CTV ad spending expected to grow 14.4% in 2023, linear TV drops: IAB

By Fierce Video

Ad spending growth is expected to slow down in 2023, but buyer investment in connected TV is still projected to see double digit increases compared to 2022, according to new outlook research from IAB.

Overall spend for the ad market is projected to grow 5.9% year over year, based on an IAB survey conducted between October 18 and November 7 of buy-side ad investment decision-makers at brands and agencies. That’s slower than the 9% year over year growth seen in 2022. The results come amid a downturn in the advertising market in the face of macroeconomic challenges.

Still, buyers expect to focus more investment through connected TV channels in 2023. Media investment  via CTV is expected to tick up 14.4% next year, alongside increased spending in all other digital channels. However, buyers estimate spending less on traditional cable and broadcast ad channels, with IAB projecting decrease of 6.3% for linear TV.

The shift in spending follows viewership changes, as July saw streaming’s share of total TV time surpass that of cable for the first time in the U.S.

Across advertising channels, digital video, inclusive of CTV, is poised to again capture the biggest share in 2023 – accounting for 22.4% (up from 19.3% in 2022), according to IAB.

In looking at top goals for media investments, by and large buyers said they’re aiming to acquire new customers (61%), followed by increase brand equity (43%) and improve media efficiency (35%).

More than half of ad buyers plan to focus somewhat or significantly more on cross-platform measurement, platforms with first-party data (for each ad placement with publishers and data acquisitions or partnerships), creator or influencer ads and partnerships, and marketing mix modeling.

Shortening distance between first impression and transaction

Advertising channels tied closely to commerce are also teed up to get more attention in 2023. Nearly one-third to almost one-half of buyers also plan to focus somewhat or significantly more investment on shoppable ads, retail media network ads, as well as data clean rooms, according to IAB.

Roku is one streaming company that’s been working on integrating shoppable ads within its platform. It turned up a pilot with Walmart earlier this year that enables viewers to complete purchases fulfilled by the retail giant directly from the Roku platform with a click of the remote and pre-populated payment information from Roku Pay.

Speaking at the Go Addressable advertising event on Wednesday, Evan Shapiro, producer, NYU and Fordham professor, and CEO of ESHAP (as well as Media Universe Cartographer who makes great maps of the media landscape) highlighted a key trend for advertisers and implications for connected TV players, which is shortening the time between first impression and transaction.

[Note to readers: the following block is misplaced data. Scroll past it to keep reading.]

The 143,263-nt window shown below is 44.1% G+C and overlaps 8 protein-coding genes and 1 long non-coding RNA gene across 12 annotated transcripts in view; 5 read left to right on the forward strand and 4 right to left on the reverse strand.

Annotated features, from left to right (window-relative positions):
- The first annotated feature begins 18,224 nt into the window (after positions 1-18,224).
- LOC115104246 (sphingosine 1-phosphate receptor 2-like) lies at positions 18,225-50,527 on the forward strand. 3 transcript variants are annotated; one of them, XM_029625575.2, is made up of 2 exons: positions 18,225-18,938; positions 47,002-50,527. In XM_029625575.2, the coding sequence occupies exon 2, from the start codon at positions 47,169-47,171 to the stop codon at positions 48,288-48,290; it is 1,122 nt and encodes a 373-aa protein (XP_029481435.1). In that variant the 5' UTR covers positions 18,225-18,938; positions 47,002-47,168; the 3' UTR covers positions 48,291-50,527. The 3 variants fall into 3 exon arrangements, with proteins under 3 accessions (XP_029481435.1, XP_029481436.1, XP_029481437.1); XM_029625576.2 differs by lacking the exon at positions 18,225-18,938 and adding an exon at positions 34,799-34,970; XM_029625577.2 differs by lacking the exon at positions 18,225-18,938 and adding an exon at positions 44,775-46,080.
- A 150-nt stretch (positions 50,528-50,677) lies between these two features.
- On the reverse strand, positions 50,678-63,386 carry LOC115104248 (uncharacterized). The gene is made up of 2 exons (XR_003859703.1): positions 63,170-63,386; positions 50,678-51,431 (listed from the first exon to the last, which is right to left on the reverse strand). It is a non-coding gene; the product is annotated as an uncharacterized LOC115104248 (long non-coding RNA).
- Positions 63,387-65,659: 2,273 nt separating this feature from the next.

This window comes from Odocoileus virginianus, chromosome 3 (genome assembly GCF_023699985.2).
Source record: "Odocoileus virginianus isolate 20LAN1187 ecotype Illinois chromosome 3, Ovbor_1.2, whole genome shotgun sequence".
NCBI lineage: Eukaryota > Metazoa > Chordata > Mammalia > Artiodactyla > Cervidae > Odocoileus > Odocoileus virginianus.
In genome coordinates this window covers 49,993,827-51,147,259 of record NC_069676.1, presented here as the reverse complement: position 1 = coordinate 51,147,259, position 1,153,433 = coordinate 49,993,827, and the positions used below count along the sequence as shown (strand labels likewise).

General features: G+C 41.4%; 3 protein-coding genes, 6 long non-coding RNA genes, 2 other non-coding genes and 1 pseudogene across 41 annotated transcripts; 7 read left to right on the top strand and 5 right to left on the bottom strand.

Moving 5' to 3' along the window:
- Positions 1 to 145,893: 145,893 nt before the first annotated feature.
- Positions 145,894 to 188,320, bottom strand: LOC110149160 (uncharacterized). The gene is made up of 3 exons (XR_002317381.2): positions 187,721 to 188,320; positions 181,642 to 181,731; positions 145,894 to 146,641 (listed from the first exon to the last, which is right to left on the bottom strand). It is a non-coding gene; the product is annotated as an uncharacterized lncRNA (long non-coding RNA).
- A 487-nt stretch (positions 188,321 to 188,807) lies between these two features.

“One of the key elements in the advertising business over the next couple of years is going to be the lack of distance between first impression and transaction,” Shapiro said. “And people who can enact that more efficiently with least waste are going to be the winners for brands. It’s not just the distributors it’s also the device makers themselves.”

According to Shapiro, there’s a major power shift happening in the ecosystem, where the vast majority of video impressions are now on connected TV, and giants like Amazon and Google are gearing up to snag share. Amazon has its Fire TV and is in the process of moving from dongles to smart TVs, and Shapiro noted the e-commerce giant’s distance between first impression and transaction is miniscule.

He pointed out that Roku, the number one video streaming platform on earth, accounts for 23% of streams on the planet. However, its dominant lead is only most obvious in the U.S. Less than 10% of the company’s overall revenue comes from Roku device sales and associated services in markets outside of the U.S. and Canada.

Separately, in another example showcasing the point of CTV ad impressions by device, LightShed Partners analyst Rich Greenfield tweeted a chart from Innovid’s investor day that showed Roku accounted for 39% of its CTV ad impressions served in Q3, while 24% were served on Fire TV, followed by Samsung (12%) and Google TV (8%).  Greenfield noted CTV advertising is moving toward walled-gardens and away from DSPs. He tweeted that 46% of Innovid CTV ads were served into walled gardens in Q3 compared to 39% in the same quarter of 2021.

Meanwhile, Shapiro said that Google, not only through Google TV but its Android operating system, is now the fastest growing operating system on earth, noting it started paying OEMs small sums to implement its OS on smart TVs.

“Google is a major player, and Amazon is going to coincide with them, and they’re going to try and recreate a duopoly on the connected television advertising platform that Apple and Google now have on the smartphone,” Shapiro said at the Go Addressable event.

Apple is also in the mix, with Shapiro forecasting bundles is where the industry is headed. He noted Apple’s larger services business, which accounts for 24% of the company’s overall revenue, is bigger than Netflix and Warner Bros. Discovery combined.

“Amazon Ads, which is a side hustle, 7% of their overall revenue, is bigger than all of Netflix and three-times Fox. This is your competition, that distance between impression and transaction,” he told the audience.

While IAB’s survey reflects recent expectations, over 6-in-10 buyers, or 63% will reforecast media plans more frequently in 2023 as a result of changing marketplace dynamics, with most who do so adjusting plans at least monthly.

Article originally appeared on Fierce Video.

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